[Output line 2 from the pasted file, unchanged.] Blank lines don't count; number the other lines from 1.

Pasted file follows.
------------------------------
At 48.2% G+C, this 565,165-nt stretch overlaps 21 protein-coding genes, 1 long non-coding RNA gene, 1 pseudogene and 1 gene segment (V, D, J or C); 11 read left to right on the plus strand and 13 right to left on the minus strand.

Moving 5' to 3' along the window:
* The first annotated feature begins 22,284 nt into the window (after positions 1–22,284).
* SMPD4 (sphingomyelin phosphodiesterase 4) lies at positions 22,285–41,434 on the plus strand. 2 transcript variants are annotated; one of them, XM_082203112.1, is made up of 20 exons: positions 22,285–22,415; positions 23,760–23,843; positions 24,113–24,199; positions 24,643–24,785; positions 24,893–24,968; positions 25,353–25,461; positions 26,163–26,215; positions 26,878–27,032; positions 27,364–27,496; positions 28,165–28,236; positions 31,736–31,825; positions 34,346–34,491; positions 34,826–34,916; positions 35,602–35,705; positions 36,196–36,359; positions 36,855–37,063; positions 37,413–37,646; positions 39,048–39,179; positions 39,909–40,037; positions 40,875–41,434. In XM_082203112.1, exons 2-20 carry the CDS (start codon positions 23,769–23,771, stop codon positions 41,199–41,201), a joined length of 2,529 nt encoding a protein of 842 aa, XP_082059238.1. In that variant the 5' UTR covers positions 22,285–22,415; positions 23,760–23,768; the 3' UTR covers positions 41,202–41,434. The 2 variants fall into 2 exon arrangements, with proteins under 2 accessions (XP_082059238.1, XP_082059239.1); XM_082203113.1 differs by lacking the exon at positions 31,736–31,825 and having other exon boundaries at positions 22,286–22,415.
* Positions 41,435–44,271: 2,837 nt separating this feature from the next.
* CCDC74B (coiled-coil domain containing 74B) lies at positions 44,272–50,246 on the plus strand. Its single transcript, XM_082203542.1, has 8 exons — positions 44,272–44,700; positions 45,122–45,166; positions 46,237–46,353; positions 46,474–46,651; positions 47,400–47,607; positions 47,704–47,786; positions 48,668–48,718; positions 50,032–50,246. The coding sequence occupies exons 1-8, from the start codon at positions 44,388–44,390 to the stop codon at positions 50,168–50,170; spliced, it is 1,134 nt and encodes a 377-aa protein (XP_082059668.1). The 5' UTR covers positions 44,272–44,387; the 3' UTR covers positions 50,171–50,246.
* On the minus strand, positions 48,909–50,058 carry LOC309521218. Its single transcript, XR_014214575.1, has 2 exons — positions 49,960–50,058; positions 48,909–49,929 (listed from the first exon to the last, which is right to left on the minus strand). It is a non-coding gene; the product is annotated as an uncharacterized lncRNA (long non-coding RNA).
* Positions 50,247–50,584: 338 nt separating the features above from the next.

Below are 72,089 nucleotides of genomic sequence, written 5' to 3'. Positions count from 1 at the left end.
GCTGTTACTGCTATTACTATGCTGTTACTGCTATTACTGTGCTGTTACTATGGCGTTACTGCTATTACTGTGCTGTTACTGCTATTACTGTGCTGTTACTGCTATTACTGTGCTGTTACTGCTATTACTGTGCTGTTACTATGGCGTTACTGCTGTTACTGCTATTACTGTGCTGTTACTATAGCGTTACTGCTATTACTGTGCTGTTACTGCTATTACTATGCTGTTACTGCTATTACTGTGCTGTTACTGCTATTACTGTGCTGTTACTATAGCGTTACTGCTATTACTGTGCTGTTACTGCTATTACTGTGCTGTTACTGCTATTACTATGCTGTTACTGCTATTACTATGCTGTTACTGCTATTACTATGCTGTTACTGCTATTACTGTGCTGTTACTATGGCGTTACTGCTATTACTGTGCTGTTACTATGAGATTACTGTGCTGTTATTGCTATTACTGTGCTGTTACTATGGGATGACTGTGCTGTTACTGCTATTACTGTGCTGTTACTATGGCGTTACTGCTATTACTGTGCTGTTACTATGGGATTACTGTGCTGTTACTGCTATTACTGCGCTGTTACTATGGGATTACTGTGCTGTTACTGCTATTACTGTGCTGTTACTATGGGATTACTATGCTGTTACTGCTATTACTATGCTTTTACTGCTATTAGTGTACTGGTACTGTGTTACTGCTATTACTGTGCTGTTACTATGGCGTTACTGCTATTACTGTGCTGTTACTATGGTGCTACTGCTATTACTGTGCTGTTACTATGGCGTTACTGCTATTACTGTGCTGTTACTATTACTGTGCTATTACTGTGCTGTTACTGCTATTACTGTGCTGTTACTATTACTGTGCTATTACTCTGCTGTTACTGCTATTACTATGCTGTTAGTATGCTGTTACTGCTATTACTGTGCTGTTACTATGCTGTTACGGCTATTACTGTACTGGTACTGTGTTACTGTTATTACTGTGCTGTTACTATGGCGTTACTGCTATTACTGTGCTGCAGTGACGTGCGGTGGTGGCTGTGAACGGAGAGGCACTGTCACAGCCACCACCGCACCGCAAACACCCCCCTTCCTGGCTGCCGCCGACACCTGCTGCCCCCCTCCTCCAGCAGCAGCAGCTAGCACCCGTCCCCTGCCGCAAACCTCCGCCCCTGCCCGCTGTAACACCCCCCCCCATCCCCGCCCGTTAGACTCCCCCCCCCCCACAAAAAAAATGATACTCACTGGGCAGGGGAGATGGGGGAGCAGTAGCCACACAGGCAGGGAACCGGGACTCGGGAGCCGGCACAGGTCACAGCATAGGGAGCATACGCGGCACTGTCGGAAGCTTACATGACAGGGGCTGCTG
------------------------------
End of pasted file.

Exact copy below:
Moving 5' to 3' along the window: